Just last week, an eager voter rushed up to Rep. Patrice Arent, D-Salt Lake City, in the grocery store. She was big supporter, she told Arent. In fact, she was so much behind her that she’d voted straight-ticket Republican just to make sure Arent got her vote.
It was a sweet gesture – but there was one problem. Patrice Arent isn’t a Republican. Her eager supporter, who was so sure she’d given Arent her vote, had voted against the Democrat without even realizing it.
She’s hardly the only person to have done it. In 2006, an independent party called the “Personal Choice Party” received 27,304 votes, almost all of which came from confused voters who thought they were pressing the button to opt-out of voting straight-ticket.
It’s stories like those that left Arent determined to get straight-ticket voting cut out of Utah, and this year, she thinks she can do it. She spoke with KSL Newsradio’s Dave & Dujanovic to explain why she thinks this is the year Utah’s ballots will change.
Rep. Patrice Arent on straight-ticket voting
Straight-ticket voting is a system that allowed voters who don’t want to go through every question on the ballot to simply choose their favorite political party and, with the press of a button, cast every vote in every question for that party.
In most of the nation, it isn’t allowed. Utah is one of only eight states that permit straight-ticket voting, and Arent says that there are good reasons why other states have gotten rid of the option.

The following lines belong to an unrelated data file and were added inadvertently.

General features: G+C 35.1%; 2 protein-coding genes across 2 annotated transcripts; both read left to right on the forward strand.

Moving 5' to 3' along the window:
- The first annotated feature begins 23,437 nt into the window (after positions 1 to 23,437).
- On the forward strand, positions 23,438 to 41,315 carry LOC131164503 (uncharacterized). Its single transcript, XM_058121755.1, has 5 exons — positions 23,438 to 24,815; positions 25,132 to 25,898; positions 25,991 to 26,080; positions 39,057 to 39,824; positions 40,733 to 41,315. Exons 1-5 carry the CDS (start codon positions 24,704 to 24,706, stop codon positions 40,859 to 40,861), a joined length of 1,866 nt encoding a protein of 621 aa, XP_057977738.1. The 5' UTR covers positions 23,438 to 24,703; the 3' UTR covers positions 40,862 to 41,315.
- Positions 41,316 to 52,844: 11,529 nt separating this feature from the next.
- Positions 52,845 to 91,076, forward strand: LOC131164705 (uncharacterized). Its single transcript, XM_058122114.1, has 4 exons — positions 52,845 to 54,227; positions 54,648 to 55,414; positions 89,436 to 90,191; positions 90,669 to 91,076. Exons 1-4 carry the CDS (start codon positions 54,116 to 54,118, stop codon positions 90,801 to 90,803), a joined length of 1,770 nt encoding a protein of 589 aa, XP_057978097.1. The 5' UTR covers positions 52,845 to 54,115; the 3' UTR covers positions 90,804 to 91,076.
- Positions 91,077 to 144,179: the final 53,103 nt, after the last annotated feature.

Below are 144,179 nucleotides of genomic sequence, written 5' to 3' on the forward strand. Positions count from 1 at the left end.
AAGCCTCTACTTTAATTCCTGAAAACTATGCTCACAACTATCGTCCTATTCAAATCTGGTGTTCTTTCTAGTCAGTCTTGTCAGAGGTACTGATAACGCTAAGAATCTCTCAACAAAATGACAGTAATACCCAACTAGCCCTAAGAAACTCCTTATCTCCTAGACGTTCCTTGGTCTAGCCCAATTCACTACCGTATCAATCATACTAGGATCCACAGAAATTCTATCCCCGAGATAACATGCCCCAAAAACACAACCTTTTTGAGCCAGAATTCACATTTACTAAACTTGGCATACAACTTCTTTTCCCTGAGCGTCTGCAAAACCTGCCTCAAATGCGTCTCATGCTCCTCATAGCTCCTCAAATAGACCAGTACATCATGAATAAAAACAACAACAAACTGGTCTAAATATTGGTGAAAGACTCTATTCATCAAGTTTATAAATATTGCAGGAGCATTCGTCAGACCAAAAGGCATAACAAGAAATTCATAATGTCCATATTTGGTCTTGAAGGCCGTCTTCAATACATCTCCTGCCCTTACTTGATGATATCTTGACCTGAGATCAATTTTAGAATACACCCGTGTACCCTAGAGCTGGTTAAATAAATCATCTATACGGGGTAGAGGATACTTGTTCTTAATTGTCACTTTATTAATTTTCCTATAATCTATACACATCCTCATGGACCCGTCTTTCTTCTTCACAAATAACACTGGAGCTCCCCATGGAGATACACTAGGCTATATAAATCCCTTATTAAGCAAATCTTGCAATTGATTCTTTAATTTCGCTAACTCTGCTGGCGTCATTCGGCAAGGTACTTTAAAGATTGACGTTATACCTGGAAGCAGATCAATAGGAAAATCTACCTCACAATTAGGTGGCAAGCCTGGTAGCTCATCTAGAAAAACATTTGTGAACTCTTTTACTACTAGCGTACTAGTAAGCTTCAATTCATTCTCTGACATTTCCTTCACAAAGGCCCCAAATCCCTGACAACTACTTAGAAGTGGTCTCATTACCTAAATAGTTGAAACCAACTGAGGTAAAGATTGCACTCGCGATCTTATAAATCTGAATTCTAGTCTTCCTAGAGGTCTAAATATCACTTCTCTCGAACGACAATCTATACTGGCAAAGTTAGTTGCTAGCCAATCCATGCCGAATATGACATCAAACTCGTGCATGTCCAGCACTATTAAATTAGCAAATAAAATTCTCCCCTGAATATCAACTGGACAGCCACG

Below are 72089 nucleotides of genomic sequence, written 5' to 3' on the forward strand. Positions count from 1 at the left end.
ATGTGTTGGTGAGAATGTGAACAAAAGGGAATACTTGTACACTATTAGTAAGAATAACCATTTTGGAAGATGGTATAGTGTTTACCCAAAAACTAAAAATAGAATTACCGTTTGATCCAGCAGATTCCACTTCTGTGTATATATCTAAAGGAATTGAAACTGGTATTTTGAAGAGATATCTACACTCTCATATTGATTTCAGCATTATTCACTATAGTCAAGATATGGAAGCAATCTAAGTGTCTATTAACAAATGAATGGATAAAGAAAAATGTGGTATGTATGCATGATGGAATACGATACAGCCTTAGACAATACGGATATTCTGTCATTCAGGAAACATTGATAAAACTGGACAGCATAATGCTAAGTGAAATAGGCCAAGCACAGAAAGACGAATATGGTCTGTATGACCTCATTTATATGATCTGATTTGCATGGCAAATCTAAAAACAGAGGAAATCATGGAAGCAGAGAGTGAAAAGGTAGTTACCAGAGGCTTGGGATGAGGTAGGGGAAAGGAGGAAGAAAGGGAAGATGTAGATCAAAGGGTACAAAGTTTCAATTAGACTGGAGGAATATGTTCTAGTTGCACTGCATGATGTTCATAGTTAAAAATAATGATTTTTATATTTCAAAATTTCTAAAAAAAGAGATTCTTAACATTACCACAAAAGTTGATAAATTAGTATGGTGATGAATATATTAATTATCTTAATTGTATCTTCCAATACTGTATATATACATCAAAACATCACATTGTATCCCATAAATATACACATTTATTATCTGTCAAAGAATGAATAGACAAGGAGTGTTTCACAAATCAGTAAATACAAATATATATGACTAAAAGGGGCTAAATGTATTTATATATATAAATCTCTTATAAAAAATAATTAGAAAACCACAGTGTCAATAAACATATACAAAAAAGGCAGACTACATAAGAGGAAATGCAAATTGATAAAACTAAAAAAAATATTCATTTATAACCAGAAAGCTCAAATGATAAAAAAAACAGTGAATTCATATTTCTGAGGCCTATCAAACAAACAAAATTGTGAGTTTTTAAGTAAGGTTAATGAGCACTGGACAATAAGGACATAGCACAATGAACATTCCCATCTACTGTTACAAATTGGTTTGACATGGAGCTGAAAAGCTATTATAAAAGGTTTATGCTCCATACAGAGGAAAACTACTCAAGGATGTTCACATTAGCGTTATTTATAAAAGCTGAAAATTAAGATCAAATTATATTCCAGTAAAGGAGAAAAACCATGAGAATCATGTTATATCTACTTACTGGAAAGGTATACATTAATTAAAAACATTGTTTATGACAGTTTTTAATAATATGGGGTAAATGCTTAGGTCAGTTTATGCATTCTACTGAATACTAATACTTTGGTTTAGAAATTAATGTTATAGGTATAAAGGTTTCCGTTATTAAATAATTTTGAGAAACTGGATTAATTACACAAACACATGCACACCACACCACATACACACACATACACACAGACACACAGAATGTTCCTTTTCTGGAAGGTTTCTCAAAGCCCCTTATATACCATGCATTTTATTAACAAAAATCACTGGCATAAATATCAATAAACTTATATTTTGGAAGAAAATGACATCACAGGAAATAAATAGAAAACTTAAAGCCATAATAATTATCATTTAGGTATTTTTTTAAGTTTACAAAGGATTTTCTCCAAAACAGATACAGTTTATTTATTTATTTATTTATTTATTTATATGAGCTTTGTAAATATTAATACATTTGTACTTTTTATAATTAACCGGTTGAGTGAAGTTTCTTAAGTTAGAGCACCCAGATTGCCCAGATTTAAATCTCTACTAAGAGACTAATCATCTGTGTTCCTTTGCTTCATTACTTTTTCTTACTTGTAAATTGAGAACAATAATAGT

For one thing, she says, voting straight-ticket leaves a lot of the boxes unchecked. Anyone who just votes straight-ticket and hands in their ballot won’t have cast a vote in any non-partisan races, propositions, or constitutional amendments.
Sometimes, she says, they might not even end up casting a vote in the very race that brought them out the ballot.
“Let’s say you vote straight-ticket and somebody from your party didn’t run in a certain race. You’ve actually skipped voting in that race,” Arent says. “And that happens a lot.”
Many, she says, check the straight-ticket box by mistake, confusing it for something else. She told Dave & Dujanovic: “There are people who say to me: ‘Oh, I had to mark that box because I’m a member of that party, so I’m required to mark that box.’”
Party members, of course, aren’t required to check the straight-ticket box. Any Republican party member has the right to cast some or all of their votes for Democratic candidates, just as Democratic members can vote for Republican candidates. If they check the straight-ticket box, however, they’ll be forfeiting that right.
Even when voters aren’t making mistakes, Arent still believes that straight-ticket voting causes problems just by pushing people into casting more votes toward the two major parties.
“There are other parties, too. Let’s mention that,” Arent says. “There aren’t just Democrats and Republicans.”
This isn’t the first time Arent has tried to get rid of straight-ticket voting. In 2016, she put forward a similar bill. It was shut down, however, after the chairman of the Republican Party spoke out against it. All but a few Republicans followed their chairman’s lead and voted “no”.
This time around, however, Arent believes that things are going to be different.
“I’m optimistic,” Arent says. “I’ve had some Republicans come to me and say they’re supportive of doing this.”
That bi-partisan support is exactly what she’ll need to get her bill to pass. This time around, however, she has a better chance of getting it. Her bill is co-sponsored by a Republican: State Senator Curtis S. Bramble.
Arent’s bill received its first reading in the House today. Stayed tuned to KSL Newsradio for updates as the bill moves through the legislature.
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